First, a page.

Heukelum Castle, also known for a long time as Merckenburg, is situated just outside the old fortified town of Heukelum on the border of Gelderland and South Holland. The illustrious Van Arkel family had the castle built in around 1286. It was once a sturdy castle with towers, a courtyard, a double moat and a fortified bailey. Nowadays, it has the appearance of an 18th-century country house.
The reason why Jan van Arkel had the castle built in around 1286 has to do with the crusades. When the knight Jan van Arkel was encamped beneath the walls of Jerusalem during the Fifth Crusade, he had a vision. Tradition has it that the Archangel Gabriel appeared above the walls of Jerusalem and said, ‘Go where this swan takes you and build your castle there.’ Jan van Arkel sailed in his ship behind the swan and when the swan settled in Heukelum, the family gave orders for a castle to be built there.Arkel WarHeukelum Castle was one of nine castles intended to strengthen the family’s position along the turbulent border between Guelders and Holland. All of them were destroyed during the Arkel War (1401-1412) except Heukelum. Merckenburg Castle is therefore the last remaining castle of the Arkel family. For a long time, Heukelum remained an important manorial court; a mini-state with its own currency and various privileges.
In Het Rampjaar of 1672 (literally the year of disaster, which marked the start of the Franco-Dutch War of 1672-1678), the troops of the French kingLouis XIVmarched into Holland. They were held back by the waterline, whereupon the French plundered and burned all of the buildings situated south of this temporary border. Heukelum, by then an obsolete fortress, succumbed to the same fate and the castle and the town were severely damaged. It is a miracle that the medieval gate tower is still standing. In 1732, a double Amsterdam canal house was built against the old tower.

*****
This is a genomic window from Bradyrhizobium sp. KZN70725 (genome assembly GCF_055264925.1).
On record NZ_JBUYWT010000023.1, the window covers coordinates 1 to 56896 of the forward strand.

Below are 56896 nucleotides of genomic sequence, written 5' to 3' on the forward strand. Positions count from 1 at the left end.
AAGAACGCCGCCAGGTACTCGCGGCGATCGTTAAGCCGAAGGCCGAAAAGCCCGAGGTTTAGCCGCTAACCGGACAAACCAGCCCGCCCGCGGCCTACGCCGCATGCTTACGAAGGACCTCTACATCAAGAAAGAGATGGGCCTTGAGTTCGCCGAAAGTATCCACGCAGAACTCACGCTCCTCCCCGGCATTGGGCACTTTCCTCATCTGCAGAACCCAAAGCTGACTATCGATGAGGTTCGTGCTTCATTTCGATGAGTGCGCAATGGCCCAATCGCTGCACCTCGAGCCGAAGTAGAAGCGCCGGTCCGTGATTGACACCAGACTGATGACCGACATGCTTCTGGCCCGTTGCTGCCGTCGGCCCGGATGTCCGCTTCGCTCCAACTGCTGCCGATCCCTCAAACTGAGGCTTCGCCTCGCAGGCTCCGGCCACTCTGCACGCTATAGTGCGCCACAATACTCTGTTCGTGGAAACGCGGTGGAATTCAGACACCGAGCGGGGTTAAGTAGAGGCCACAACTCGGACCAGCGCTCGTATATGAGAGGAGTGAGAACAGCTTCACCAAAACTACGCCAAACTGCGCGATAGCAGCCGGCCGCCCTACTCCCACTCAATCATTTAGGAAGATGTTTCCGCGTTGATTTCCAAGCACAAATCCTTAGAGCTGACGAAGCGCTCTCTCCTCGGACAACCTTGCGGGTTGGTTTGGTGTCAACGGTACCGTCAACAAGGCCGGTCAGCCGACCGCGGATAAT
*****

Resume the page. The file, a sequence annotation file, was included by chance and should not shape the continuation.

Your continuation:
Today, Heukelum Castle is a private residence and is not open to the public.References:
The Lincoln Memorial is an American national monument built to honor the 16th President of the United States, Abraham Lincoln. It is located on the western end of the National Mall in Washington, D.C., across from the Washington Monument. The architect was Henry Bacon and the designer of the primary statue was Daniel Chester French.
Dedicated in 1922, it is one of several monuments built to honor an American president. It has always been a major tourist attraction and since the 1930s has been a symbolic center focused on race relations.
The building is in the form of a Greek Doric temple and contains a large seated sculpture of Abraham Lincoln and inscriptions of two well-known speeches by Lincoln, 'The Gettysburg Address' and his 'Second Inaugural Address'. The memorial has been the site of many famous speeches, including Martin Luther King's 'I Have a Dream' speech, delivered on August 28, 1963, during the rally at the end of the March on Washington for Jobs and Freedom.
Since 2010, approximately 6 million people visit the memorial annually.